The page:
Olivia Oran and Jonathan Schwarzberg, Reuters

Federal regulators criticized several Wall Street banks over the handling of a $1.15 billion loan they helped arrange for Uber Technologies Inc. this past summer, according to people with knowledge of the matter. Led by Morgan Stanley (MS.N), the banks helped the ride-sharing network tap the leveraged loan market in July for the first time, persuading institutional investors to focus on its lofty valuation and established markets rather than its losses in countries such as China and India.

EU proposal on ad blockers welcomed by publishers
Duncan Robinson, Financial Times

Media companies will be allowed to ban customers who use ad blockers under new online privacy rules proposed by the European Commission. To combat the rise of ad blocking technology, which stops online adverts from showing up on websites, many publishers — including technology magazine Wired and mainstream titles such as Bild, the German tabloid — have opted to ban users who refuse to see advertising.

WhatsApp, Facebook and Google face tough new privacy rules under EC proposal
Samuel Gibbs and agencies, The Guardian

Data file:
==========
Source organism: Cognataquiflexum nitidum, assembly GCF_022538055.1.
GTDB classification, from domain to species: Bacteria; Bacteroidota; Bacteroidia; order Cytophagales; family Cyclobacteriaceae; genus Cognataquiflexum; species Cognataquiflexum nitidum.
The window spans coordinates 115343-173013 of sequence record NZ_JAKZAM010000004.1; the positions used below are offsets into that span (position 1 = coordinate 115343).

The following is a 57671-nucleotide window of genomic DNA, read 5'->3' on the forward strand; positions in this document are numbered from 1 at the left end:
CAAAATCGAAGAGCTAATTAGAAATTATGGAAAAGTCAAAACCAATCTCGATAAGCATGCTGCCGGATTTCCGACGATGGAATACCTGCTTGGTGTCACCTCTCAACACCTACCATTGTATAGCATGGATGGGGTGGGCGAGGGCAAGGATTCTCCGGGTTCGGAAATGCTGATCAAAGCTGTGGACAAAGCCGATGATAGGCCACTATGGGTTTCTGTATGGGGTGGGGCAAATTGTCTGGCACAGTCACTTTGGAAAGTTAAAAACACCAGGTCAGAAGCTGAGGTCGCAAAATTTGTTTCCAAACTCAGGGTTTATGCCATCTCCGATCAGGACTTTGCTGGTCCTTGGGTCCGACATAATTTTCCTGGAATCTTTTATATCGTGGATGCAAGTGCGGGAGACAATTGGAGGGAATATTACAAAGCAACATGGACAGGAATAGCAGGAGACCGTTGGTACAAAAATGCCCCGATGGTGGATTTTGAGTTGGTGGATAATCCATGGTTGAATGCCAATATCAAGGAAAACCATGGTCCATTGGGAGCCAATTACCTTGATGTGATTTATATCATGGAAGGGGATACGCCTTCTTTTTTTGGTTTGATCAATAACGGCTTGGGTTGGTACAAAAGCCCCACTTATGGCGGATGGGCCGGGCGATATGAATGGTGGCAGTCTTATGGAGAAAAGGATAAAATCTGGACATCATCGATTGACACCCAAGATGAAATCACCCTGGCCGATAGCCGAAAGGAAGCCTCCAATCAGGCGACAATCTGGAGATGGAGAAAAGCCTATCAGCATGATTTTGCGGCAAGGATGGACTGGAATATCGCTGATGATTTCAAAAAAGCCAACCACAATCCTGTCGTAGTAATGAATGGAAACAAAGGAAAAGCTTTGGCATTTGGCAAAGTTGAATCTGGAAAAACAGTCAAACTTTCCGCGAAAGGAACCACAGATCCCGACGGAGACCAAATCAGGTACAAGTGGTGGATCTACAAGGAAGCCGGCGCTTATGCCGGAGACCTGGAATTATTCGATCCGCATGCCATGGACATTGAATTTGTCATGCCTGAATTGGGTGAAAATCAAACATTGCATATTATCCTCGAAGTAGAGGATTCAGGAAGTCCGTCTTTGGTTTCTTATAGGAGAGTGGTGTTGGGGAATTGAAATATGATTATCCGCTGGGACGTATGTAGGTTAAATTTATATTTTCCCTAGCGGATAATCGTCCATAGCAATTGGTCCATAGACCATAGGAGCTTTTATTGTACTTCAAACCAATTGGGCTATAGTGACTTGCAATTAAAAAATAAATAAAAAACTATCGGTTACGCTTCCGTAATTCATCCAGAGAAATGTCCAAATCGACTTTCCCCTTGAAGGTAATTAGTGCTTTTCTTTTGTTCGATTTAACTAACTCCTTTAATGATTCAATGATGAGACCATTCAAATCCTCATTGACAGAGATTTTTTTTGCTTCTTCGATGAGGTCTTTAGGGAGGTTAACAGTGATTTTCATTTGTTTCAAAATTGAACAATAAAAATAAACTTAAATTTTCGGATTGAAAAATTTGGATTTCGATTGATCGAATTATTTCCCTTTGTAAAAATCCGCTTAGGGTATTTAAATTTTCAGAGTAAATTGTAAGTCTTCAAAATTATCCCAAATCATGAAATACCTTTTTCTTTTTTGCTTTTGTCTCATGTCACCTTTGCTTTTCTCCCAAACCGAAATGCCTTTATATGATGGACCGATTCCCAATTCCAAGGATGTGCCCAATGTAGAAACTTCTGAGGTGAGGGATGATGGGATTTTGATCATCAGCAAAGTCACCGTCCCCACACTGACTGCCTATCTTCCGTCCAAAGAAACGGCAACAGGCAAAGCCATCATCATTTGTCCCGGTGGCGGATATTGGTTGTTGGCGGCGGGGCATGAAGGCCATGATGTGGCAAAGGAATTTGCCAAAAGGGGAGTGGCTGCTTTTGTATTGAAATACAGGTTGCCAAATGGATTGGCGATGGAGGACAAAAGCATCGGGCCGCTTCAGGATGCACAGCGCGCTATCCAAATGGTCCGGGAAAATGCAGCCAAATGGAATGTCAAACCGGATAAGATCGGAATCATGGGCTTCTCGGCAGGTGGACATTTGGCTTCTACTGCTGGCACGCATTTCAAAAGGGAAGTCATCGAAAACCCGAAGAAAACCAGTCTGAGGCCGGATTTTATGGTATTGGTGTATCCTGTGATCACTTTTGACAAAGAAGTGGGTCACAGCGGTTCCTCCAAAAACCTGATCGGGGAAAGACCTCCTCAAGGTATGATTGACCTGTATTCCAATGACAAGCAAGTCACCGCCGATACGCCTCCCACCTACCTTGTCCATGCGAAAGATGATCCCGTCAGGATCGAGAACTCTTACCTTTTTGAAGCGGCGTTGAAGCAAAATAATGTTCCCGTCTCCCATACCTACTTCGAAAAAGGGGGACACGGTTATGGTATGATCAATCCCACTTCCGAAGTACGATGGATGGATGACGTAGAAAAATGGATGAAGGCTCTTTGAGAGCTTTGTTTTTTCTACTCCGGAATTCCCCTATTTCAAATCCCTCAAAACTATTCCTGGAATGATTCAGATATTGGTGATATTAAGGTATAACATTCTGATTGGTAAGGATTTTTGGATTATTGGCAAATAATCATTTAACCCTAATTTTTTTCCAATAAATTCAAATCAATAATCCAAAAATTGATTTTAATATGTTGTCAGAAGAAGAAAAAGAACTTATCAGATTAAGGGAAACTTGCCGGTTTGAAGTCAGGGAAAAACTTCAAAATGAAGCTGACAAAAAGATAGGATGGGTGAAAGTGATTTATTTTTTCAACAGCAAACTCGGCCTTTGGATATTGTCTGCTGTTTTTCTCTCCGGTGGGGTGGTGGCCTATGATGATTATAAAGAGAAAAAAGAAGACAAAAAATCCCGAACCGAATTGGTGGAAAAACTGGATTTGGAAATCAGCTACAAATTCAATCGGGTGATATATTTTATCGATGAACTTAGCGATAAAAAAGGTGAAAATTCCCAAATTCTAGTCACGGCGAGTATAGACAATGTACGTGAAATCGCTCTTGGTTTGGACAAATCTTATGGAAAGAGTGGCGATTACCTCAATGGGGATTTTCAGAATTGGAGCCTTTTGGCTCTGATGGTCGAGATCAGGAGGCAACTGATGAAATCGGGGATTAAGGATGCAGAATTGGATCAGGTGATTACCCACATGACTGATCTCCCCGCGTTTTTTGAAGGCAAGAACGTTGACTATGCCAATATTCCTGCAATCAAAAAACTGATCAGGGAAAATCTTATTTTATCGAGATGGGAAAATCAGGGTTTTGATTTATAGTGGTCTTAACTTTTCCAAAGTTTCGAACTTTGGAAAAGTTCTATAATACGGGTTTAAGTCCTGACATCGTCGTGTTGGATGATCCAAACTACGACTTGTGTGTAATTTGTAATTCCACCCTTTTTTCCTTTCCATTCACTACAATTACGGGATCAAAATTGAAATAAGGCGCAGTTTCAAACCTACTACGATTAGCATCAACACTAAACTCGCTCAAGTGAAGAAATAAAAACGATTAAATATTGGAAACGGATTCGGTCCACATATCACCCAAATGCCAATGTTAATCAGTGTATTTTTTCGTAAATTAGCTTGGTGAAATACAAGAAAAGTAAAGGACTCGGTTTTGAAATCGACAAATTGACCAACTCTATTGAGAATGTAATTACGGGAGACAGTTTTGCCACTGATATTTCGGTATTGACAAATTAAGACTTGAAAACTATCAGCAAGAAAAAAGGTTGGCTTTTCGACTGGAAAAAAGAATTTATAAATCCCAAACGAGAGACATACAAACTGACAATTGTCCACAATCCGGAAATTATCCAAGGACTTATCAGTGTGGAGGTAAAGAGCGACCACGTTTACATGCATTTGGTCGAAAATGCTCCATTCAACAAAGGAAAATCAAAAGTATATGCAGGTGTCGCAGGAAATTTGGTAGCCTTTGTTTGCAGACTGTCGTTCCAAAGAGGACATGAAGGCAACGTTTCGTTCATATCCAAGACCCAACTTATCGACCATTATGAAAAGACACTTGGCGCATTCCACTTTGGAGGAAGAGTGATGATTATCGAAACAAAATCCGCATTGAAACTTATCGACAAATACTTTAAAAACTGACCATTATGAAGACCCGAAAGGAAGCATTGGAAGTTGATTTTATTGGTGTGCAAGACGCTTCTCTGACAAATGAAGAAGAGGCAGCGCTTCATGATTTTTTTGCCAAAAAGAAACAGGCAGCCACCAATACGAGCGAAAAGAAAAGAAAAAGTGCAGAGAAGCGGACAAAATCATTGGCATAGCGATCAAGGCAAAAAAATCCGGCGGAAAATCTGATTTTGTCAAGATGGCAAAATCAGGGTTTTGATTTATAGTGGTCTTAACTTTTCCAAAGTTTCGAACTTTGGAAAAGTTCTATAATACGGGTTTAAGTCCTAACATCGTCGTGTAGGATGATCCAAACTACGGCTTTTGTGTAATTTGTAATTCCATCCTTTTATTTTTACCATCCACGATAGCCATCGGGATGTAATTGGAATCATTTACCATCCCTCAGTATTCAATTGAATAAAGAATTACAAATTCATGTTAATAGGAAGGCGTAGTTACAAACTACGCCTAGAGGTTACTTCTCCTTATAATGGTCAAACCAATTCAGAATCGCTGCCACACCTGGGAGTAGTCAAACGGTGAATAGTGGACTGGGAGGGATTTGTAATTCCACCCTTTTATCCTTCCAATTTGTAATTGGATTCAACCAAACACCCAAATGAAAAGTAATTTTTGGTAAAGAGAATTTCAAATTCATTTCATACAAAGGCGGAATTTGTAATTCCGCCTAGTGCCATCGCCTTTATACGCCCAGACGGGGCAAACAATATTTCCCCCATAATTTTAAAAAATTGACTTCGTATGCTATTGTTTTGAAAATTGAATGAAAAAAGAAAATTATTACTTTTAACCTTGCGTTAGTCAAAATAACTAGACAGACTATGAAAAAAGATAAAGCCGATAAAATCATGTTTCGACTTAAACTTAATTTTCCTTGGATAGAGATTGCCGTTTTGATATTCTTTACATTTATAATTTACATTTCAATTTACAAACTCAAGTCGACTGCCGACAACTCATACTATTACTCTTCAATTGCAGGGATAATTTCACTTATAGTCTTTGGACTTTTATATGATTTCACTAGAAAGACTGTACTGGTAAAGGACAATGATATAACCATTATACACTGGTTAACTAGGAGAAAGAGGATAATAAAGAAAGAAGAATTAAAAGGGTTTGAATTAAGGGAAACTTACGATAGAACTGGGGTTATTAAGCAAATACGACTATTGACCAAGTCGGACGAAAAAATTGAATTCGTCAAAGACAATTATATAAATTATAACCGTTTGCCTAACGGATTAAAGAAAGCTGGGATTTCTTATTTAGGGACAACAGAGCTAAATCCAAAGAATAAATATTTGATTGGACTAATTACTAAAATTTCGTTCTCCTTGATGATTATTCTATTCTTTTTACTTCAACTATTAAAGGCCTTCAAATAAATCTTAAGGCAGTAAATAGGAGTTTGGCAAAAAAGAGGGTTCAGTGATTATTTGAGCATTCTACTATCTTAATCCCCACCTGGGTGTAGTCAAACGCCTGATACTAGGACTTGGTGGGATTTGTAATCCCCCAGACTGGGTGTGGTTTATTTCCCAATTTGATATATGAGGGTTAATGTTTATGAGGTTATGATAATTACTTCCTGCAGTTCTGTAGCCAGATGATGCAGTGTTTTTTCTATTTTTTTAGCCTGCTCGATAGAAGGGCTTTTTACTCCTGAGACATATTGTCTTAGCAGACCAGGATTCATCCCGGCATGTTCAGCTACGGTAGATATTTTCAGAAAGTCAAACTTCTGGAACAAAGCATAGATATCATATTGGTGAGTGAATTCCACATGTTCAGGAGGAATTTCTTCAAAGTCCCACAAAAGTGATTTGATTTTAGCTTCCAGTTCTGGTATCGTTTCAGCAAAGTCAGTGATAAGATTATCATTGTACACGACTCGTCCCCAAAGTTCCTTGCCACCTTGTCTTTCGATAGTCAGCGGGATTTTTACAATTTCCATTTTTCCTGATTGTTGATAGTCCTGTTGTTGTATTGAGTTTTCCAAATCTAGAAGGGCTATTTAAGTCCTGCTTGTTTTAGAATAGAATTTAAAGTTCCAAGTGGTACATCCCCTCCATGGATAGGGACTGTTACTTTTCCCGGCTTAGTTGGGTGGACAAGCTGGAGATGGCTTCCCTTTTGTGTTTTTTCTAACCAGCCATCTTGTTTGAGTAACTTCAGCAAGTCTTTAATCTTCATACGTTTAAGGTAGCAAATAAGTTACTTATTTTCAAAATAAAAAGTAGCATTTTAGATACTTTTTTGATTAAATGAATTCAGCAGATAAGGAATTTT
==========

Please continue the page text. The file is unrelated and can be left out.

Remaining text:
Messaging services such as WhatsApp, Facebook Messenger and Gmail will face tough new rules on the tracking of users under a revision to the ePrivacy Directive proposed by the European Commission on Tuesday. The new legislation seeks to reinforce the right to privacy and control of data for European citizens, with messaging, email and voice services – such as those provided by Facebook, Google and Microsoft – forced to guarantee the confidentiality of conversations and metadata around the time, place and other factors of those conversations.

House passes bill to reimburse fed workers for Uber
Melanie Zanona, The Hill

House lawmakers have renewed an effort to make sure federal employees can take advantage of ride-hailing services such as Uber and Lyft when they travel on official government business. The lower chamber passed legislation by voice vote on Tuesday that would require the General Services Administration (GSA) to issue regulations clarifying that federal workers should be reimbursed for using transportation services Uber and Lyft and any similar technology that emerges in the future.

Tesla taps Apple engineer for Autopilot software
Stephen Nellis, Reuters

Electric carmaker Tesla Motors Inc has hired a key Apple Inc software engineer to oversee its Autopilot self-driving software efforts, Tesla said in a blog post Tuesday. Chris Lattner, who served at Apple for more than a decade, said in a online message to Apple developers on Tuesday morning that he would “leave Apple later this month to pursue an opportunity in another space” without saying which company he planned to join.

Samsung’s Lee Summoned in Bribery Probe, Special Prosecutors Say
Jungah Lee and Hooyeon Kim, Bloomberg News